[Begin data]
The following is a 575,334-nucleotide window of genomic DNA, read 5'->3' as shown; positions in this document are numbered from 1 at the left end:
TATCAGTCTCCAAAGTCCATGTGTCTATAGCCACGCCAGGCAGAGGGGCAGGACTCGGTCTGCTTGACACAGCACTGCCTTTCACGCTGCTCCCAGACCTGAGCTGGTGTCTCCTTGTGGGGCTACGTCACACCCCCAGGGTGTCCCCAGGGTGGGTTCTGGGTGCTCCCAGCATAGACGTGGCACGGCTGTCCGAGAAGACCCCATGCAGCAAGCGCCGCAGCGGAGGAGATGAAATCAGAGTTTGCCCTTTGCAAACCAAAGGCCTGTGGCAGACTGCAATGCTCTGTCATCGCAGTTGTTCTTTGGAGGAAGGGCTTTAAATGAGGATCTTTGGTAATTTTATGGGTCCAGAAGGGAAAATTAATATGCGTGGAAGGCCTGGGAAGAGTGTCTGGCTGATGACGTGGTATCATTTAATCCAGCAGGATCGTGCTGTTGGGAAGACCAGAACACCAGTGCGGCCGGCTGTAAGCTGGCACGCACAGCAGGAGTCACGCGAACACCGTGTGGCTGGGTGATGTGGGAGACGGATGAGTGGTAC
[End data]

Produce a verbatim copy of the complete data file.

The following is a 575,334-nucleotide window of genomic DNA, read 5'->3' as shown; positions in this document are numbered from 1 at the left end:
TATCAGTCTCCAAAGTCCATGTGTCTATAGCCACGCCAGGCAGAGGGGCAGGACTCGGTCTGCTTGACACAGCACTGCCTTTCACGCTGCTCCCAGACCTGAGCTGGTGTCTCCTTGTGGGGCTACGTCACACCCCCAGGGTGTCCCCAGGGTGGGTTCTGGGTGCTCCCAGCATAGACGTGGCACGGCTGTCCGAGAAGACCCCATGCAGCAAGCGCCGCAGCGGAGGAGATGAAATCAGAGTTTGCCCTTTGCAAACCAAAGGCCTGTGGCAGACTGCAATGCTCTGTCATCGCAGTTGTTCTTTGGAGGAAGGGCTTTAAATGAGGATCTTTGGTAATTTTATGGGTCCAGAAGGGAAAATTAATATGCGTGGAAGGCCTGGGAAGAGTGTCTGGCTGATGACGTGGTATCATTTAATCCAGCAGGATCGTGCTGTTGGGAAGACCAGAACACCAGTGCGGCCGGCTGTAAGCTGGCACGCACAGCAGGAGTCACGCGAACACCGTGTGGCTGGGTGATGTGGGAGACGGATGAGTGGTAC